Gawker Slow to Correct Misreporting Re: Dawn Eden Photoshop
Perhaps it's a bit much too expect from a blog that once dismissively her as a "Crazed, Christ-Loving Re-Virgin," but Gawker sure did take long enough to correct its reporting that attributed fake SAT scores in an anti-Sarah Palin photoshop to be those of blogger and Catholic author Dawn Eden. Last Friday the electronic gossip rag posted the photoshop and asked readers to judge for themselves if it was a fake or not.
[See Warner Todd Huston's related blog post on that here.]
In an early morning October 14 post at her Dawn Patrol blog, Eden noted that while Gawker corrected the record in the body of its October 13 blog, a misleading headline remained that insisted that "Sarah Palin's SAT Scores Actually Belong to Born-Again Virgin Dawn Eden." In truth, Eden's scores had been altered (view her actual SAT scores, available online here).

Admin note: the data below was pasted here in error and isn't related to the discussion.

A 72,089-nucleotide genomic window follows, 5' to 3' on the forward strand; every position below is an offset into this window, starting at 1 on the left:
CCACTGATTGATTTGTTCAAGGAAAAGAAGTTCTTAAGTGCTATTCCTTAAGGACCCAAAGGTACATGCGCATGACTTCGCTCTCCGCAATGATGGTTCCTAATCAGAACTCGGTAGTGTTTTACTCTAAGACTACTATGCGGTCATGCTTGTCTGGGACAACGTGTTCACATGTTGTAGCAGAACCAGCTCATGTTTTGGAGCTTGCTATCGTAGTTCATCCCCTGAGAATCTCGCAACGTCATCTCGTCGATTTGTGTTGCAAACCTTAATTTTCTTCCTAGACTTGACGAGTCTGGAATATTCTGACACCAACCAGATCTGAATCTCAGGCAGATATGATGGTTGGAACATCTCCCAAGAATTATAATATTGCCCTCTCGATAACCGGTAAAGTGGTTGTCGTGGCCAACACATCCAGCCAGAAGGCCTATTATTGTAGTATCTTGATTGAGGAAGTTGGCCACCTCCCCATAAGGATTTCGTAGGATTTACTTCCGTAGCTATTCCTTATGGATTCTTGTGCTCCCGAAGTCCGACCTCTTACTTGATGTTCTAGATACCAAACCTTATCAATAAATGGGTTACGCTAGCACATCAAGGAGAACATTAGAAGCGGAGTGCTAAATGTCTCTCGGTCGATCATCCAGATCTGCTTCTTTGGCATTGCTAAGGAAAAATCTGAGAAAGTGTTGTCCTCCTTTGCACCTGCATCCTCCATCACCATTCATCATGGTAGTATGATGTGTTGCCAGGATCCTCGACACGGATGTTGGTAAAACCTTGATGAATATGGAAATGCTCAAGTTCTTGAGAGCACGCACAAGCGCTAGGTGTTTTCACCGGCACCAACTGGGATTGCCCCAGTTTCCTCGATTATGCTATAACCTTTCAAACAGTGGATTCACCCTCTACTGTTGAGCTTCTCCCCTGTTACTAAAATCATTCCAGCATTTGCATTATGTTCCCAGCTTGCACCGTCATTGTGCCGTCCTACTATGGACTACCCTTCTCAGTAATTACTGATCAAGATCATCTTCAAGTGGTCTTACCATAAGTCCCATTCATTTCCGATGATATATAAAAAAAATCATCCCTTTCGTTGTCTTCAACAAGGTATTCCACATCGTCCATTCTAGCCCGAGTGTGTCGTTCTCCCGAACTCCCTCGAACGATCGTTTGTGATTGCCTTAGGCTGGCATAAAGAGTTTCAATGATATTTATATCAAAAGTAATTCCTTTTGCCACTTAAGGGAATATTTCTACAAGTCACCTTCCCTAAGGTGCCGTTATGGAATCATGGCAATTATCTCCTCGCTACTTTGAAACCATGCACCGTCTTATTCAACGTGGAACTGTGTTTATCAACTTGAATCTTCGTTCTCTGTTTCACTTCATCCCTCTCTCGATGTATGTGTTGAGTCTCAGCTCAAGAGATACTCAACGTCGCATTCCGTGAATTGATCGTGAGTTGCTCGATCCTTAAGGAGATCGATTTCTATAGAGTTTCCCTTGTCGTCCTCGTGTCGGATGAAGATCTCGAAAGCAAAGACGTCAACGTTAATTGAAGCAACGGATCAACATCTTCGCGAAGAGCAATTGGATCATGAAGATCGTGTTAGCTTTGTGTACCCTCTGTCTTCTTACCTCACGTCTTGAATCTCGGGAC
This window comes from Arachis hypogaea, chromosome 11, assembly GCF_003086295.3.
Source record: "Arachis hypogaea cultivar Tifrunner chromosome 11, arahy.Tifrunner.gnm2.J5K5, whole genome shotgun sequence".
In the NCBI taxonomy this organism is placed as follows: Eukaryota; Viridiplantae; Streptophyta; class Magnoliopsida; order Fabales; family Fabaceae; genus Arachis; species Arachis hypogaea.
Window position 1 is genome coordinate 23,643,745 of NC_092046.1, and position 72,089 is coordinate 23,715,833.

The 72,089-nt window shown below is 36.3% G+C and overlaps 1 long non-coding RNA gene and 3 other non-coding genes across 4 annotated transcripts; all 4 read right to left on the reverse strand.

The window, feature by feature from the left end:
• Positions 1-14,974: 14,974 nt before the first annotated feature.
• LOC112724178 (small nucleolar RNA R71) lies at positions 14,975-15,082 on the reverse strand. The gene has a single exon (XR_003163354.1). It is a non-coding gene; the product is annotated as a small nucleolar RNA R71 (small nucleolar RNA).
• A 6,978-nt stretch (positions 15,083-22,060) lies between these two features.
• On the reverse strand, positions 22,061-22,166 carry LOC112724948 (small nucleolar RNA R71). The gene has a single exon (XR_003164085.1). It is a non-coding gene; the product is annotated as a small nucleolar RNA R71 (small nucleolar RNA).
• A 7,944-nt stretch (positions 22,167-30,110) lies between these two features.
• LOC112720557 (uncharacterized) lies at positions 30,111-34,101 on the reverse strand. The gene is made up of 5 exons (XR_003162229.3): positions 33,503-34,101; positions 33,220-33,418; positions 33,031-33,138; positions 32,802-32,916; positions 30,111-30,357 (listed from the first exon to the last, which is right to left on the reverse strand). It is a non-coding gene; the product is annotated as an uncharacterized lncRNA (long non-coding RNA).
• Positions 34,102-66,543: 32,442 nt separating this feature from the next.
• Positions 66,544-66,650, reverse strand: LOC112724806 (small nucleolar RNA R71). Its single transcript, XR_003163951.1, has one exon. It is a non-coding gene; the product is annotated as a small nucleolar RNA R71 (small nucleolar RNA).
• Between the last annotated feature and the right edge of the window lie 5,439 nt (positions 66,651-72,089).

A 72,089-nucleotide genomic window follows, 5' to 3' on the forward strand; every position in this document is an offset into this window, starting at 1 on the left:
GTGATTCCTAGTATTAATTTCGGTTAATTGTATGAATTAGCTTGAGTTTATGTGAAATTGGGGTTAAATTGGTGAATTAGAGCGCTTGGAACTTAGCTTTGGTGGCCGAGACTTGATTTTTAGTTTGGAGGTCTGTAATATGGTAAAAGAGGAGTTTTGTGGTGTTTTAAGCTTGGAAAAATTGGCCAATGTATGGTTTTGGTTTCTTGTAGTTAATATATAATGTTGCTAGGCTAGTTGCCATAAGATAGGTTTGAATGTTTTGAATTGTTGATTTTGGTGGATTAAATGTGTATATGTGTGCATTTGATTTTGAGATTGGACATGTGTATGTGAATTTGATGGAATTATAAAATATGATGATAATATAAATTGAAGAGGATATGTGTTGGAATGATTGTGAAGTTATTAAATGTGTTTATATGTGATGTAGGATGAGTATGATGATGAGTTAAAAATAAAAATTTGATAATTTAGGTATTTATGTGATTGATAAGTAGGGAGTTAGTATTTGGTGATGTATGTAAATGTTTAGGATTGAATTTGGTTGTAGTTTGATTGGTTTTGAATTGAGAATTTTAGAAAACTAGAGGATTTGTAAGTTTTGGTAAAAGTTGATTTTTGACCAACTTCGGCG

Writing at 12:30 a.m. today, Eden noted that the Gawker contributors that had the authority to change the headline had not yet done so:
As I write this, Gawker weekend editor Ian Spiegelman has corrected the falsehoods in the post's text, but it still has the lying headline, "Sarah Palin's SAT Scores Actually Belong to Born-Again Virgin Dawn Eden." (That last link will take you to the current version of the article on Gawker.)
I have been told by Spiegelman that he does not have the power to change headlines. Only publisher Nick Denton and writer Sheila McCleary may do so, and they have not responded to my requests as of this writing. So, the lie remains, although the story contradicts the headline.
Eden posted an update at 8:34 a.m. this morning after receiving an e-mail from McCleary, who changed the headline ever-so-slightly:
UPDATE, 8:12 a.m.: McCleary writes, "Hi Dawn, I changed the copy at 6:30 pm and I changed the hed at 2: 30 am because I just got HOME FROM THE BAR, yes it's fixed!"
The new headline reads, "Sarah Palin's Fake SAT Scores Actually Belong to Born-Again Virgin Dawn Eden." I wouldn't call that a retraction, but then, as commenter Shaun G. notes, "Not many people consider Gawker a reputable publication."